“Afghans, Iranians, and Iraqis find it more and more difficult to get asylum,” he says, “Syrians were favoured in 2014 and are still favoured.”
Lora says: “Mum is the last person who wanted to leave Syria. We tried Dubai and Algiers but could not stay. We didn’t want to be refugees but there was a rain of bombs [on the old city]. We have to study and work.”
Jamil adds. “We had no choice but to go out.”
Lora is delighted to have moved to Berlin after eight months in a Bavarian village, where the authorities first placed them. “I hate green. I want to be surrounded by cement.” Carla agrees: “I am a city person. I want to take advantage of all the events,” then adds, wistfully, “I love the sea, Algiers.”
An architect trained in Damascus, Lora sighs “I miss Damascus, my job. I was happy. I was the only woman working with seven men. But the boss did not pay us for three months ”– leaving the family dependent on Jamil’s salary. Lora now works part time at a small, reputable German firm where she does research on popular housing. She plans to apply to a university to study for a Master’s degree. Employed part-time, Jamil is looking for a full-time job .
‘Some people have been rude’
Carla says: “Our neighbours are so nice. It’s okay to walk around at night. Late can be a problem [with drunks] . Mum has had trouble because she wears a headscarf. Some people have been rude. [Nevertheless], she goes for long walks and shopping on her own. But she doesn’t feel it is safe for us to stay out late.”
The girls dress according to current fashions and go where they please, as they did in Damascus. They often visit Sonnenallee, known as “Little Beirut”, or the “Arab Street”, lined on both sides by kebab parlours, Syrian restaurants, Arabic sweet shops, groceries with Levantine fruits and vegetables.
“When I go there I feel like I am in a souq in Syria,” says Carla. She attends an arts workshop but intends to go to university to study architecture. She had registered at Latakia university in Syria but war intervened.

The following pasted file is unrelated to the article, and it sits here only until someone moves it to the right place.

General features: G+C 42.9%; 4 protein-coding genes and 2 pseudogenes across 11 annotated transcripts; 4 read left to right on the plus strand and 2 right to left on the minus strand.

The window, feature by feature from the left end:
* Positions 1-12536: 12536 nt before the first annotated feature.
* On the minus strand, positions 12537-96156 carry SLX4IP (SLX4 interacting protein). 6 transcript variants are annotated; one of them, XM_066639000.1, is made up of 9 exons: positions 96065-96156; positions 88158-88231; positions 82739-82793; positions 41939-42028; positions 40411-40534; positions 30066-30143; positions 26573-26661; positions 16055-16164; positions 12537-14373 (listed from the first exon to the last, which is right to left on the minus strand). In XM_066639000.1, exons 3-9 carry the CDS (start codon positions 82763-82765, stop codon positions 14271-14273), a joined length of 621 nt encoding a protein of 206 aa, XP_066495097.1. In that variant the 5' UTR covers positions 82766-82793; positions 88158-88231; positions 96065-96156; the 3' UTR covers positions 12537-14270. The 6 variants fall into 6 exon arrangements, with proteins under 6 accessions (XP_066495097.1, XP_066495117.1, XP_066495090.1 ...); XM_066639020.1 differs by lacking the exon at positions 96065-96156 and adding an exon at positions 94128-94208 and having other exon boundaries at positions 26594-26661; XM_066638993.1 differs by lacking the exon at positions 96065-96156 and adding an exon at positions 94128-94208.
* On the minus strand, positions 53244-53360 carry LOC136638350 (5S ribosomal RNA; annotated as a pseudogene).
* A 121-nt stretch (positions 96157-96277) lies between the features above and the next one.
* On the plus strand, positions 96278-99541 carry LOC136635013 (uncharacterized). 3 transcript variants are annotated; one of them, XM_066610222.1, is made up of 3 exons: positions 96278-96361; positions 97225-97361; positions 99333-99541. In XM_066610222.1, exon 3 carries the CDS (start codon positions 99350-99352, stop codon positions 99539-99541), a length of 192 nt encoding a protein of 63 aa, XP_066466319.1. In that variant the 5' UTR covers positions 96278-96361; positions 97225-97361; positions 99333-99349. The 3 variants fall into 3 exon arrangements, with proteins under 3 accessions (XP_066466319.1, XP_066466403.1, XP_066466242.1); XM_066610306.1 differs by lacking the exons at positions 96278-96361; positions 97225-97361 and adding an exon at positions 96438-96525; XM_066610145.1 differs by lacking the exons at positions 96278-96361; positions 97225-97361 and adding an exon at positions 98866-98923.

Jamil is the most integrated due to his university and part-time jobs. “We need to take part in activities in order to have a social life,” says Carla. Although they had many friends in Damascus, she continues: “We don’t have connections with Germans or with the Arab community. We couldn’t find anything in common with most of the people we meet as their thinking and lifestyle are far from our way of living.”
Jamil adds: “Sometimes we think people we encounter feel hostile, when they don’t.”
Money is tight. “Since we don’t have jobs yet, we rely for the basics on subsidies,” says Carla. “We have to save to buy the things we need.”
Germany has given them temporary residence documents allowing them to travel. Rent and health insurance are paid by the government and each family member receives a monthly stipend large enough to provide food and transport. Earnings are deducted from the stipend.
To progress from temporary to permanent residency can take three to five years and citizenship can be obtained, depending on the case, in not less than six years. A refugee must gain proficiency in German, attend an integration course, secure full-time work for 24 months and pay taxes. “We must stand on our own,” says Jamil.
Lora has passed the final German exam, which Jamil and Carla have still to take. Leila has to tackle the first exam. Her studies were interrupted by an operation covered by medical insurance. The young people are likely to secure jobs. Leila, who married young and has never worked outside the home, may find this difficult but she is determined to succeed.
Lora says: “We are born refugees. We want real passports. Palestinians always have problems, we’re always rejected. During this war, we were treated worse than Syrians and were denied entry to many countries, including neighbouring countries.”
Germany offers them “protection and status” for which they are grateful, while longing for Damascus.